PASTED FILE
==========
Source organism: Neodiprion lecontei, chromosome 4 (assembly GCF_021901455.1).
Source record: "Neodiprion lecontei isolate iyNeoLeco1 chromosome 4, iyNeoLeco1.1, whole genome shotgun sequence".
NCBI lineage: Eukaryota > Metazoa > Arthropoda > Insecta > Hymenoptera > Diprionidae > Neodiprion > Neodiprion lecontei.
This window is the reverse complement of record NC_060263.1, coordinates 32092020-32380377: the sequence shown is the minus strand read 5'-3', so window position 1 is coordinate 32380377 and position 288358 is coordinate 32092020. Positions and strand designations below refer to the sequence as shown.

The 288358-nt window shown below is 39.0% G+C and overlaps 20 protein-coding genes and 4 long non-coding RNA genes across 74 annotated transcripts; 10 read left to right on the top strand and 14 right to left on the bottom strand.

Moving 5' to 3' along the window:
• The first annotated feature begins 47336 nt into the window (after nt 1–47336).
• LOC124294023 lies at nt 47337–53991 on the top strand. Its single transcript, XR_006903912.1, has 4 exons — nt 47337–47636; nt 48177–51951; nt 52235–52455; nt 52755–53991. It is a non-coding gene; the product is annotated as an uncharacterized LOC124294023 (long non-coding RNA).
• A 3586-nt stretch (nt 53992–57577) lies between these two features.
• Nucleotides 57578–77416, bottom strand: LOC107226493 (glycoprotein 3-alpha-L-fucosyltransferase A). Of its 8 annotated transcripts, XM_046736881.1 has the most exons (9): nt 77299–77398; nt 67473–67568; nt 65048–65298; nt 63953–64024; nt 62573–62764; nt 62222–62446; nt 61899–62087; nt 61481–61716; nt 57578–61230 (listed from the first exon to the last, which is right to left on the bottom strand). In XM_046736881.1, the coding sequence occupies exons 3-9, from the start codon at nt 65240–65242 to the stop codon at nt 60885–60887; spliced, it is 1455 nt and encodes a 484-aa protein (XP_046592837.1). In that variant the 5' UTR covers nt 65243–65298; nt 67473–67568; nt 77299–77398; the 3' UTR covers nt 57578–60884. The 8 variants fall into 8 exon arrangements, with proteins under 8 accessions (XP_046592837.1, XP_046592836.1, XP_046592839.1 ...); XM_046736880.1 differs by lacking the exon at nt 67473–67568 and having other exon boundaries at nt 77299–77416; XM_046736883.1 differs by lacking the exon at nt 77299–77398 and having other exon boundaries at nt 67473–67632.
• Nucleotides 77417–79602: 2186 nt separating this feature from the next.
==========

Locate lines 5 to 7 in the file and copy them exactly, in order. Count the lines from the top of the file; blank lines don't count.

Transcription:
The 288358-nt window shown below is 39.0% G+C and overlaps 20 protein-coding genes and 4 long non-coding RNA genes across 74 annotated transcripts; 10 read left to right on the top strand and 14 right to left on the bottom strand.

Moving 5' to 3' along the window:
• The first annotated feature begins 47336 nt into the window (after nt 1–47336).